MONMOUTH, WALES—A timber that once supported a crannog, or fortified farmhouse on stilts, was found in the remains of a post-glacial lake two years ago during the construction of a new housing development. The Scottish Universities Environmental Research Centre in Glasow has radiocarbon dated the timber to 2917 B.C., making this crannog 2,000 years older than the only other known crannog in England and Wales. “The timber, bearing cut marks left by stone or flint axes, formed the end of an oak post which had been carefully levelled to create a flat surface which would probably have rested on a post pad set in the bottom of the lake,” archaeologist Steve Clarke, founder of the Monmouth Archaeological Society, told the South Wales Argus. To read about another crannog in the British Isles, go to "Saving Northern Ireland's Noble Bog."
WILTSHIRE, ENGLAND—The 4,000-year-old skeleton of an adolescent has been uncovered by a team from the University of Reading at Wilsford Henge in the Vale of Pewsey, an area located between Stonehenge and Avebury. The child had been buried in the fetal position, and had been wearing an amber necklace. “The skeleton is a wonderful discovery which will help tell us what life was like for those who lived under the shadow of Stonehenge at a time of frenzied activity. Scientific analysis will provide information on the gender of the child, diet, pathologies and date of burial. It may also shed light on where this young individual had lived,” Jim Leary of the University of Reading told BT News. The excavation has also recovered flint blades, decorated pottery, shale and copper bracelets, and a Roman brooch. To read more, go to "Under Stonehenge."
XUCHANG, CHINA—The 100,000-year-old remains of at least nine individuals have so far been unearthed at the Lingjing Historical Site in central China by a team from the Henan Provincial Institute of Cultural Relics and Archaeology. Two of the limb bones, which may have belonged to the same young individual, carry bite marks. “We are not quite sure whether those [bite marks] were from predators or other humans,” researcher Li Zhanyang told China Daily. Sixteen pieces of a skull known as Xuchang Man that still bore traces of a fossilized membrane were recovered from the site in 2008. “Different from the ancient human skull fossils that were discovered eight years ago, the first discovery of limb bone fossils provides more opportunities to decode the process of human evolution,” Li said. For more on archaeology in China, go to "The Tomb Raider Chronicles."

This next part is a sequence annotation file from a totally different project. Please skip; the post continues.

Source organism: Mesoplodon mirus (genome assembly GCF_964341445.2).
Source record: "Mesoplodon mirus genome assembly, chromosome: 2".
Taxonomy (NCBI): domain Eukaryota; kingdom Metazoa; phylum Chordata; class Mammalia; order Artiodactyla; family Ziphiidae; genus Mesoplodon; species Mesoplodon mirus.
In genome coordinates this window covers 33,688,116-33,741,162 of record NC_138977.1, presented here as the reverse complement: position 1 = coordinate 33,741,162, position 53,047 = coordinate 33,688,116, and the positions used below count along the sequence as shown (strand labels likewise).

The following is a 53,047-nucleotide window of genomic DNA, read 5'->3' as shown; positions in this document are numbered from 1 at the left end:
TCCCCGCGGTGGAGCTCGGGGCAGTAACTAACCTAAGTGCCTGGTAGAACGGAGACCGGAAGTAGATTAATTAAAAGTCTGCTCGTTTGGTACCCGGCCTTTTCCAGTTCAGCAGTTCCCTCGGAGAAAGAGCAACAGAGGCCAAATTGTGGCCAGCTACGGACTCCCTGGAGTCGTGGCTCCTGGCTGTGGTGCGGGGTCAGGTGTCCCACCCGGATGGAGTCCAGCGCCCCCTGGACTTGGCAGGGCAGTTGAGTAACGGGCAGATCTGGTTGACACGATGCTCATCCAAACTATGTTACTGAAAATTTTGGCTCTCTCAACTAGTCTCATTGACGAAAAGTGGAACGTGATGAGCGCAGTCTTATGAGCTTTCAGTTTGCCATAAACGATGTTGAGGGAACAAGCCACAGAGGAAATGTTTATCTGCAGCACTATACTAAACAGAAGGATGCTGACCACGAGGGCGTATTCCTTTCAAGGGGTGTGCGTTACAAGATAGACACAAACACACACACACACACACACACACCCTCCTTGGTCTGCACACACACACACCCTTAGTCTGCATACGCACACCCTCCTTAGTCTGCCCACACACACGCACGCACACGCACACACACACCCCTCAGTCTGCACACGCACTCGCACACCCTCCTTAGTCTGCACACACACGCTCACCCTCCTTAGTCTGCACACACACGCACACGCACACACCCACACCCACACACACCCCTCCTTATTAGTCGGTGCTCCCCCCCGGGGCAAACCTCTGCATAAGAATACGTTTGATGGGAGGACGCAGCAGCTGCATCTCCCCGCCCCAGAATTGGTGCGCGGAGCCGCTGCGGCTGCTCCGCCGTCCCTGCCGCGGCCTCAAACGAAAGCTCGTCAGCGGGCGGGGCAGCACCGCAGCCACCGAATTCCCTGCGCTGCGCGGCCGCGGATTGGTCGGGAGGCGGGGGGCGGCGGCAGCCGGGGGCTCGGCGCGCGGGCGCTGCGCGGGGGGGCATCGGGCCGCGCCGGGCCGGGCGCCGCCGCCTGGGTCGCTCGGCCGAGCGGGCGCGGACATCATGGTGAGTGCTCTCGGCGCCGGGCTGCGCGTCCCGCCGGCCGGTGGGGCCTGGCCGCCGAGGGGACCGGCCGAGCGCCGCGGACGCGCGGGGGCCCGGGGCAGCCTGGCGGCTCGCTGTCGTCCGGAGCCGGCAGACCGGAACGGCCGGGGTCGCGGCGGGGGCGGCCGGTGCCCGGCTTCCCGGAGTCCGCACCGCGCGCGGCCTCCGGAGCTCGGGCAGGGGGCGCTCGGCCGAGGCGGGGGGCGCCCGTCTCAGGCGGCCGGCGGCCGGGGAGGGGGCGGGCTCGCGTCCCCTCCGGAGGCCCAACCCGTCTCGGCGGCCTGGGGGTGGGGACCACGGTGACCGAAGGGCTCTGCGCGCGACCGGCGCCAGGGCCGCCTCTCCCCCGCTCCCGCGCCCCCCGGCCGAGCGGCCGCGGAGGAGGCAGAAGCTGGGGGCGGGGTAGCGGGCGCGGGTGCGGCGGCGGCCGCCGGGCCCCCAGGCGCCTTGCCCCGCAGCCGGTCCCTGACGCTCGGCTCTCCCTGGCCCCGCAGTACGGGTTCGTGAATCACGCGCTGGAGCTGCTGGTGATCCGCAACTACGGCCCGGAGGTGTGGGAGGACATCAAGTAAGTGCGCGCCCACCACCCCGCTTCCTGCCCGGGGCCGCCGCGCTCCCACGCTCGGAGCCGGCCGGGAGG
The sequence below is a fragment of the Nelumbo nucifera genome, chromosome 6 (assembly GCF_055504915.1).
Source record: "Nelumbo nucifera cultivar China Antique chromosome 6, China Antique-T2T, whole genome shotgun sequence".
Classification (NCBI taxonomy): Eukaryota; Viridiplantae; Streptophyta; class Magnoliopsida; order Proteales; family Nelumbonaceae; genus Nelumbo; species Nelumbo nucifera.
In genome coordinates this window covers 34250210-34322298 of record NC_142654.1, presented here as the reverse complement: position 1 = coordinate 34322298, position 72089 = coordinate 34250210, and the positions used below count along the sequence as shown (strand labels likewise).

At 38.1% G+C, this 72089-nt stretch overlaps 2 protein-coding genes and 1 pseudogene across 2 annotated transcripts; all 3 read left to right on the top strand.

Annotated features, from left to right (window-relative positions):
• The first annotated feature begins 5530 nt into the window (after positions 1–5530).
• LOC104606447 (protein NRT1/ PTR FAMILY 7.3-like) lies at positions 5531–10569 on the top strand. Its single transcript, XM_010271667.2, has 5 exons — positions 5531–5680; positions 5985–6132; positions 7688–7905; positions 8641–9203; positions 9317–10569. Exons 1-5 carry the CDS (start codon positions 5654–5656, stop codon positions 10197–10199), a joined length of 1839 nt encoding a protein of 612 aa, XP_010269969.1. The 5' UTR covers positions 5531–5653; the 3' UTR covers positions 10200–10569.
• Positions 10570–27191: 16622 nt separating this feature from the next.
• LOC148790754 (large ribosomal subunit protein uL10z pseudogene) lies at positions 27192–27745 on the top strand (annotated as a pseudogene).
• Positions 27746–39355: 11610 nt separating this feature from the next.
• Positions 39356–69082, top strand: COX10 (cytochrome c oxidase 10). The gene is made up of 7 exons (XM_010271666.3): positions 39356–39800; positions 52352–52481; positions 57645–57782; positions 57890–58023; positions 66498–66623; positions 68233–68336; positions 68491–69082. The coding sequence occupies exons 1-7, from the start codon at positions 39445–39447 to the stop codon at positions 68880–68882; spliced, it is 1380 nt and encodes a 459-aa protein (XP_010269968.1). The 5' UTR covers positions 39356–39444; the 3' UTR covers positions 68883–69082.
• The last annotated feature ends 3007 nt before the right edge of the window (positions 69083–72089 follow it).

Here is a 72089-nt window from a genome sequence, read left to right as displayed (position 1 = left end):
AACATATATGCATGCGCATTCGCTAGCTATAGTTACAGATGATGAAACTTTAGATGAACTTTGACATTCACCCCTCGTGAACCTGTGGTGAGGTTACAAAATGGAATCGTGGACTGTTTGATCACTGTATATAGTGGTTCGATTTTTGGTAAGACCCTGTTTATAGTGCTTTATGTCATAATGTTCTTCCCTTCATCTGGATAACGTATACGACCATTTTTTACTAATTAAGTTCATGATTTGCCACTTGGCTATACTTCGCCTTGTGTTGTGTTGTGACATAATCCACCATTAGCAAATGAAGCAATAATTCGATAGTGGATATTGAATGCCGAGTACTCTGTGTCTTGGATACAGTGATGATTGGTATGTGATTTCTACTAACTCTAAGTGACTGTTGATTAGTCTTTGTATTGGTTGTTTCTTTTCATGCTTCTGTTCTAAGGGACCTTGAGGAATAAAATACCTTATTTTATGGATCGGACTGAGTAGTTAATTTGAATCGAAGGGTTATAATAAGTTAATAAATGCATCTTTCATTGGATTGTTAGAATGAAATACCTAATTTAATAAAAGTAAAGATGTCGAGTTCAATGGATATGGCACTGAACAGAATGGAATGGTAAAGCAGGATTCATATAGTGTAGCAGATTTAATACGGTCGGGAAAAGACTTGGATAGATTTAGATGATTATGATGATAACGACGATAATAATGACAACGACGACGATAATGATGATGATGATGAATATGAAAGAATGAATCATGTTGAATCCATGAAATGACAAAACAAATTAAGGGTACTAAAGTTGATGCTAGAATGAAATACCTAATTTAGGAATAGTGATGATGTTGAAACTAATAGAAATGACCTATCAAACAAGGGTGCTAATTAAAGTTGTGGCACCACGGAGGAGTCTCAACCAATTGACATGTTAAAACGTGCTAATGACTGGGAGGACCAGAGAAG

RAMAT GAN, ISRAEL—Evidence of small-scale agriculture has been found at a 23,000-year-old camp site on the shore of Israel’s Sea of Galilee. Scientists from Bar-Ilan University, Haifa University, Tel Aviv University, and Harvard University found that the site had more domestic wheat and barley than was expected, in addition to plants, or proto-weeds, that are usually found in fields planted with crops. Microscopic examination of the cutting edges of blades from the site found silicon that may have been transferred during the cutting and harvesting of the cereal plants. The site, once underwater, has also yielded six dwellings, a grave, traces of more than 140 different plant species, remains of animal foods, beads, and worked flint. “The plant remains from the site were unusually well-preserved because of being charred and then covered by sediment and water which sealed them in low-oxygen conditions,” Ehud Weiss of Bar-Ilan University said in a press release. The team also found evidence that the cereals were processed on a grinding slab set on the floor of one of the brush huts. Flat stones found outside another shelter may have been used to bake dough. To read about another recent prehistoric discovery in the region, go to "New Thoughts on Neolithic Israel."
BIRMINGHAM, ENGLAND—Fragments of two parchment leaves on which text of the Qur’an had been written have been radiocarbon dated to between A.D. 568 and 645. The manuscript, held at the University of Birmingham, is thought to have been written shortly after the death of the Prophet Muhammad, who is thought to have lived between A.D. 570 and 632, making it one of the oldest surviving examples of the book. The text contains parts of the Suras 18 to 20, and is written is an early form of Arabic script known as Hijazi. These leaves had been bound with similar leaves that date to the late seventh century. “The radiocarbon dating of the Birmingham Qur’an folios has yielded a startling result and reveals one of the most surprising secrets of the University’s collections. They could well take us back to within a few years of the actual founding of Islam,” Nadir Dinshaw of the University of Birmingham said in a press release.